Career Advice for Liberal Arts Parents | Curran Career Consulting

Career Advice for Liberal Arts Parents

Over a million and a half students will become college students for the first time this fall. According to studies conducted by the educational consulting firm, Eduventures, two thirds of these students will have chosen their selected college in large part based on the assumption that it will prepare them well for a career. But within minutes of setting foot on campus, all thoughts of the future will be obliterated by more mundane problems, such as negotiating with roommates about where to put the refrigerator, or finding the best Thai food. And once school actually starts, thoughts of career recede even further.

Parents go through their own form of denial about their children’s futures. The logic of choice: it’s good that the economy is bad now, because my son has four years for it to get better. Many parents also erroneously assume that if their son or daughter goes to a good school and does well, they will automatically receive a top job after graduation. (Based on the recent lawsuit filed by an unemployed graduate against her alma mater, some students labor under a similar misunderstanding.)

After working with thousands of parents at Duke University and Brown University, I’ve compiled a list of the top ten things that every parent of a liberal arts student needs to know about education and career.

1) Your sons and daughters will probably change their minds about their major at least once, and probably multiple times. That’s normal.
2) Not surprisingly, most students change their minds about their expected careers, too.
3) Students do not need to immediately put themselves into a pre-med or pre-law “box”. There are no pre-requisites for law school, and students are increasingly taking a full four years to complete medical school requirements.
4) It is now almost the norm to work for a year or two before going to grad school, law school or medical school. And, most top MBA programs only accept students with significant experience.
5) The subject matter of the major may not have anything in common with a student’s career aspiration. If it doesn’t, your son or daughter will need to supplement the major with relevant experiences outside the classroom
6) Internships are now a pre-requisite for success in finding a good position. Students who are most in demand by employers have often had two or three internships before graduation, and have built work skills and knowledge throughout their time in college.
7) College provides numerous opportunities outside of the classroom to build skills that employers covet. Club leadership, membership on an athletic team, and study abroad can all round out the resume. The key is to use these experiences to demonstrate commitment, skills development and learning.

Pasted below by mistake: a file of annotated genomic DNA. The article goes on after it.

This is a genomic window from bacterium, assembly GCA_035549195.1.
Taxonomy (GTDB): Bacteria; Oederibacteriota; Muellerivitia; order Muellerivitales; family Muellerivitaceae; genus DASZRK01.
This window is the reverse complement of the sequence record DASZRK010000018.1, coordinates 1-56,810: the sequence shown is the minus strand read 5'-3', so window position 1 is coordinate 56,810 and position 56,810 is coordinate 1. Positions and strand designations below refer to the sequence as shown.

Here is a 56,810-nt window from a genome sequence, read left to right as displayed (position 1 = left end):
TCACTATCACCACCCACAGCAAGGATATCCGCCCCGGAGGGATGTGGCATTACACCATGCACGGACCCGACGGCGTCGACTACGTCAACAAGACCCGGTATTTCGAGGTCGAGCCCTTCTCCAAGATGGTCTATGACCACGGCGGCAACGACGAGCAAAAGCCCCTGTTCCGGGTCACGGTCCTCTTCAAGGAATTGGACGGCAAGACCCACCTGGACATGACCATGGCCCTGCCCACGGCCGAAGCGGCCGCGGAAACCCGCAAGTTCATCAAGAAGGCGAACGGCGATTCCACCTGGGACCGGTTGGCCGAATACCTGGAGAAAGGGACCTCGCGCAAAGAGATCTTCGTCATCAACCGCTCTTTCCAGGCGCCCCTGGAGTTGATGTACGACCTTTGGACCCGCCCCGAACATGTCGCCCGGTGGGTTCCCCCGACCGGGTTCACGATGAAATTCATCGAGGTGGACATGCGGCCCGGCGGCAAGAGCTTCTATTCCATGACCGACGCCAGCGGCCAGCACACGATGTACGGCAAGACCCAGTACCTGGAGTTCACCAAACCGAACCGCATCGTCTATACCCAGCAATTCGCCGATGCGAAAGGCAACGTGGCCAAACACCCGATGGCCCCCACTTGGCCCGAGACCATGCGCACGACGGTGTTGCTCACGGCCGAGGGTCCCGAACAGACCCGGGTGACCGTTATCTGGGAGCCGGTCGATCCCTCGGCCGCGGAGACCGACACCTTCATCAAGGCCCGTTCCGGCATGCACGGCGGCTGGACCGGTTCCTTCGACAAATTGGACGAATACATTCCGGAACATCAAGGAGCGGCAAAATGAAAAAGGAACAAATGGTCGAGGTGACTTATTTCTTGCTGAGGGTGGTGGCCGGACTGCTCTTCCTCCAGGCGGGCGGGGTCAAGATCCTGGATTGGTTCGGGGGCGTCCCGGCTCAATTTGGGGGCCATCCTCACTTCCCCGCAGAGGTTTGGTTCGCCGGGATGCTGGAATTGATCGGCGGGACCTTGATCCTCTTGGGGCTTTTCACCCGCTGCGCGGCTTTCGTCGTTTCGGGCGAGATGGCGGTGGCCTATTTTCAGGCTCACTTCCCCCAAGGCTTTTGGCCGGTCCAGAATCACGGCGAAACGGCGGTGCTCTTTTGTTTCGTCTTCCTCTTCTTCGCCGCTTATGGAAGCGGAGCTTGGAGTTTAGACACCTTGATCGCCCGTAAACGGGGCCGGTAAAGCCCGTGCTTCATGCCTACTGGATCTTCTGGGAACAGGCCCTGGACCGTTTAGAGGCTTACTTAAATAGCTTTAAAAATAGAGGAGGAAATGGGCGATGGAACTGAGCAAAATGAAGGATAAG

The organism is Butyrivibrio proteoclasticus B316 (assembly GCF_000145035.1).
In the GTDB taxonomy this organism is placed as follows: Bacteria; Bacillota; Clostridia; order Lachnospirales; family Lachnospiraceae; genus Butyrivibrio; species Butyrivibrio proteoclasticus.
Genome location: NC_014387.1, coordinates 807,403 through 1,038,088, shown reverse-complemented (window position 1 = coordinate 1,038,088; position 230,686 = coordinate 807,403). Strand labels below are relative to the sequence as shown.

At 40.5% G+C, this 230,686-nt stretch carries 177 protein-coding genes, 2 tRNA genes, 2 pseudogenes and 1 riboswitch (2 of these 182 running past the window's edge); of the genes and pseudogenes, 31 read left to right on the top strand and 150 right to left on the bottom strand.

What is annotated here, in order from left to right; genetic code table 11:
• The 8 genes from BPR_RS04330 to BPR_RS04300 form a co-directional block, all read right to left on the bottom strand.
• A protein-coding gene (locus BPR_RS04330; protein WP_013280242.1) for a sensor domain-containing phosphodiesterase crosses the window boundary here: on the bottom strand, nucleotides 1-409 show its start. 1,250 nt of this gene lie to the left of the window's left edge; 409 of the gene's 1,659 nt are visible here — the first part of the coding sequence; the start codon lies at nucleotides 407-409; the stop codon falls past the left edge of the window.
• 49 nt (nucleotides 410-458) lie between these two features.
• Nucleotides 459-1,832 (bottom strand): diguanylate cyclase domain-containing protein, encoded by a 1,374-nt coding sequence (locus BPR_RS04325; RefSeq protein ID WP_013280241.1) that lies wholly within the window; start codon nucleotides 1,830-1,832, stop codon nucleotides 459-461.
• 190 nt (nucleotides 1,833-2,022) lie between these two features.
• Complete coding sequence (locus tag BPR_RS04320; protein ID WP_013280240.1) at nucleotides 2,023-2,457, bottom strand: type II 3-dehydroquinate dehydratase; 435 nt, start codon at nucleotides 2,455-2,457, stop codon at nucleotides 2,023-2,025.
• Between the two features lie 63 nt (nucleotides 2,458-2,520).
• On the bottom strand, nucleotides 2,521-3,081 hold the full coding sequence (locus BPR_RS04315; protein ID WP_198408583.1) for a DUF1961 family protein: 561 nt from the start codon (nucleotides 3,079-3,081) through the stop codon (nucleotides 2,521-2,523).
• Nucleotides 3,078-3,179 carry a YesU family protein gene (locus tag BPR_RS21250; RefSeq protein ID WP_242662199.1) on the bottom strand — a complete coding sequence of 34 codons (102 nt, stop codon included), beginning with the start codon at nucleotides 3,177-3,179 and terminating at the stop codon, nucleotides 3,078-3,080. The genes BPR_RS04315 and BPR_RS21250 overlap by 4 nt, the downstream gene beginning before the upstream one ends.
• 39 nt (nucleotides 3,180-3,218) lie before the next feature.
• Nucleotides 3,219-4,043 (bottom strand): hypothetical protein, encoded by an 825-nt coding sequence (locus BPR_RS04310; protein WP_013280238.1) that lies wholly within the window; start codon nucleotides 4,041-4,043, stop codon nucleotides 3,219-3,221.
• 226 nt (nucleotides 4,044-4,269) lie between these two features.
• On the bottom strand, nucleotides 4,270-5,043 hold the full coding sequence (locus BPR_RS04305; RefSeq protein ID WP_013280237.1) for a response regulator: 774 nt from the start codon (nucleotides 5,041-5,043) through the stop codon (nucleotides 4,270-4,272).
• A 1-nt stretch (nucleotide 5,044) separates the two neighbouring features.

8) Students who build strong relationships with grown-ups—faculty, administrators, alumni and other parents—will be way ahead in the career game. Connections count.
9) Your son or daughter should not wait until senior year to start exploring careers, examining options, building skills and developing application materials. An ideal time for the first visit to the careers office is early sophomore year.
10) Today’s students use their parents as a primary source of advice on careers. You will be doing your son or daughter a huge favor by encouraging exploration and experience, while letting them do the work!

Comments

  1. Sheila,

    This is excellent advice. As you know, I also spent the better part of a decade working directly with students on campus in Career Services.

    After working with hundreds of students, I think your point on the importance of building relationships with “grown-ups” on and off campus is especially important.
    Many students have a “blind spot” with regard to the need to develop relationships outside their peer group in college. The lack of support systems in these areas can make college more difficult to navigate as a whole and is especially challenging when recommendations are needed. Without guidance, students may not become aware of the need to develop these relationship until they apply for jobs and internships–or they are ready for graduate school. By then, they’ve already lost some headway.

    One of my perennial pieces of advice to students is to “shrink” the size of their campus by making one or two faculty or staff friends every semester who will take an active interest in their progress. The bonus: Students who do this will have a stronger source of support when it comes time to make tough decisions, navigate course scheduling, and ask for recommendations.

    Again, many thanks for this great piece.

    All the Best,
    Chandlee

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